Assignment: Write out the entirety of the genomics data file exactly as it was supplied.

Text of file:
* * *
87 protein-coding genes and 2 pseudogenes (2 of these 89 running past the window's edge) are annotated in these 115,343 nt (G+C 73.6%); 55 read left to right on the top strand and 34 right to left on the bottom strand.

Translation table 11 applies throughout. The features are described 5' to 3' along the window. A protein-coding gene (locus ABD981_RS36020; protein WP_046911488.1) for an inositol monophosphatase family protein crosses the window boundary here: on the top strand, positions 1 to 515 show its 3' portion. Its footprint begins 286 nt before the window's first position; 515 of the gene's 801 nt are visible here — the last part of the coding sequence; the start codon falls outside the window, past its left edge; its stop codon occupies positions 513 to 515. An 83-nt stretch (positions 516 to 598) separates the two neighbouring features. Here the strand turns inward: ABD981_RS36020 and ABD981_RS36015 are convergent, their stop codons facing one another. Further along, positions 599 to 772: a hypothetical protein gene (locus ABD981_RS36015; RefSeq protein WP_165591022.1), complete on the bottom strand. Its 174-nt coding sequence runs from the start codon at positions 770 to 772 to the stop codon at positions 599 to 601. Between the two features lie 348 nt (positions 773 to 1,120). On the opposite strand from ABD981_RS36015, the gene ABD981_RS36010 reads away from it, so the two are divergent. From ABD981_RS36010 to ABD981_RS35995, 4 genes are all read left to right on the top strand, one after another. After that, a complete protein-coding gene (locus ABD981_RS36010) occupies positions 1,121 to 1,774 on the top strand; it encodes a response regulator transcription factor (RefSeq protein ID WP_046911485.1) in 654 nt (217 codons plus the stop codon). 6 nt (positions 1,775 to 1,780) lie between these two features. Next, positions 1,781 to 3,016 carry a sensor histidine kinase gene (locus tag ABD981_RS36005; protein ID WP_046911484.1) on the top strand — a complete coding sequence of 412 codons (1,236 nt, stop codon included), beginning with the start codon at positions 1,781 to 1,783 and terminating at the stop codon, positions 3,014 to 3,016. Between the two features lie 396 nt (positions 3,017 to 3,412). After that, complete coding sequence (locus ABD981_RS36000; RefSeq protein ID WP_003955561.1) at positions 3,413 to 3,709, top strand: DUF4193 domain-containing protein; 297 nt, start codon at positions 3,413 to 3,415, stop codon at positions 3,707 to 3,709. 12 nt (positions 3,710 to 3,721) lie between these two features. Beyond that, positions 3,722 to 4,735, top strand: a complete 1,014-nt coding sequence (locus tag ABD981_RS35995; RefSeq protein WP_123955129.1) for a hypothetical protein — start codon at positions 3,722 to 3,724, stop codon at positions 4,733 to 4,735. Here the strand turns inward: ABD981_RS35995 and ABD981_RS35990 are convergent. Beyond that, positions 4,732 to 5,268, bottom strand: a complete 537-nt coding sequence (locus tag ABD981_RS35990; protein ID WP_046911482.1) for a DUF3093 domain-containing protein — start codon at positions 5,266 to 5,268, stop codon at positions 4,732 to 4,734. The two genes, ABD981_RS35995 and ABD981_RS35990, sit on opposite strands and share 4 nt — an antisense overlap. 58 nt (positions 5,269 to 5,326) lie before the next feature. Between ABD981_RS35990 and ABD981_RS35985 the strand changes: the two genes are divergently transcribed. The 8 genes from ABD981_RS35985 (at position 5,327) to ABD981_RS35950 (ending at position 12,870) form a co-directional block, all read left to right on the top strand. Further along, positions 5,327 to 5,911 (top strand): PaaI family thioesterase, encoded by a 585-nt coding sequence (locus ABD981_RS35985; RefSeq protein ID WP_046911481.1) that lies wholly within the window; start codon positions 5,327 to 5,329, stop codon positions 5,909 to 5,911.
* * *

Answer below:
87 protein-coding genes and 2 pseudogenes (2 of these 89 running past the window's edge) are annotated in these 115,343 nt (G+C 73.6%); 55 read left to right on the top strand and 34 right to left on the bottom strand.

Translation table 11 applies throughout. The features are described 5' to 3' along the window. A protein-coding gene (locus ABD981_RS36020; protein WP_046911488.1) for an inositol monophosphatase family protein crosses the window boundary here: on the top strand, positions 1 to 515 show its 3' portion. Its footprint begins 286 nt before the window's first position; 515 of the gene's 801 nt are visible here — the last part of the coding sequence; the start codon falls outside the window, past its left edge; its stop codon occupies positions 513 to 515. An 83-nt stretch (positions 516 to 598) separates the two neighbouring features. Here the strand turns inward: ABD981_RS36020 and ABD981_RS36015 are convergent, their stop codons facing one another. Further along, positions 599 to 772: a hypothetical protein gene (locus ABD981_RS36015; RefSeq protein WP_165591022.1), complete on the bottom strand. Its 174-nt coding sequence runs from the start codon at positions 770 to 772 to the stop codon at positions 599 to 601. Between the two features lie 348 nt (positions 773 to 1,120). On the opposite strand from ABD981_RS36015, the gene ABD981_RS36010 reads away from it, so the two are divergent. From ABD981_RS36010 to ABD981_RS35995, 4 genes are all read left to right on the top strand, one after another. After that, a complete protein-coding gene (locus ABD981_RS36010) occupies positions 1,121 to 1,774 on the top strand; it encodes a response regulator transcription factor (RefSeq protein ID WP_046911485.1) in 654 nt (217 codons plus the stop codon). 6 nt (positions 1,775 to 1,780) lie between these two features. Next, positions 1,781 to 3,016 carry a sensor histidine kinase gene (locus tag ABD981_RS36005; protein ID WP_046911484.1) on the top strand — a complete coding sequence of 412 codons (1,236 nt, stop codon included), beginning with the start codon at positions 1,781 to 1,783 and terminating at the stop codon, positions 3,014 to 3,016. Between the two features lie 396 nt (positions 3,017 to 3,412). After that, complete coding sequence (locus ABD981_RS36000; RefSeq protein ID WP_003955561.1) at positions 3,413 to 3,709, top strand: DUF4193 domain-containing protein; 297 nt, start codon at positions 3,413 to 3,415, stop codon at positions 3,707 to 3,709. 12 nt (positions 3,710 to 3,721) lie between these two features. Beyond that, positions 3,722 to 4,735, top strand: a complete 1,014-nt coding sequence (locus tag ABD981_RS35995; RefSeq protein WP_123955129.1) for a hypothetical protein — start codon at positions 3,722 to 3,724, stop codon at positions 4,733 to 4,735. Here the strand turns inward: ABD981_RS35995 and ABD981_RS35990 are convergent. Beyond that, positions 4,732 to 5,268, bottom strand: a complete 537-nt coding sequence (locus tag ABD981_RS35990; protein ID WP_046911482.1) for a DUF3093 domain-containing protein — start codon at positions 5,266 to 5,268, stop codon at positions 4,732 to 4,734. The two genes, ABD981_RS35995 and ABD981_RS35990, sit on opposite strands and share 4 nt — an antisense overlap. 58 nt (positions 5,269 to 5,326) lie before the next feature. Between ABD981_RS35990 and ABD981_RS35985 the strand changes: the two genes are divergently transcribed. The 8 genes from ABD981_RS35985 (at position 5,327) to ABD981_RS35950 (ending at position 12,870) form a co-directional block, all read left to right on the top strand. Further along, positions 5,327 to 5,911 (top strand): PaaI family thioesterase, encoded by a 585-nt coding sequence (locus ABD981_RS35985; RefSeq protein ID WP_046911481.1) that lies wholly within the window; start codon positions 5,327 to 5,329, stop codon positions 5,909 to 5,911.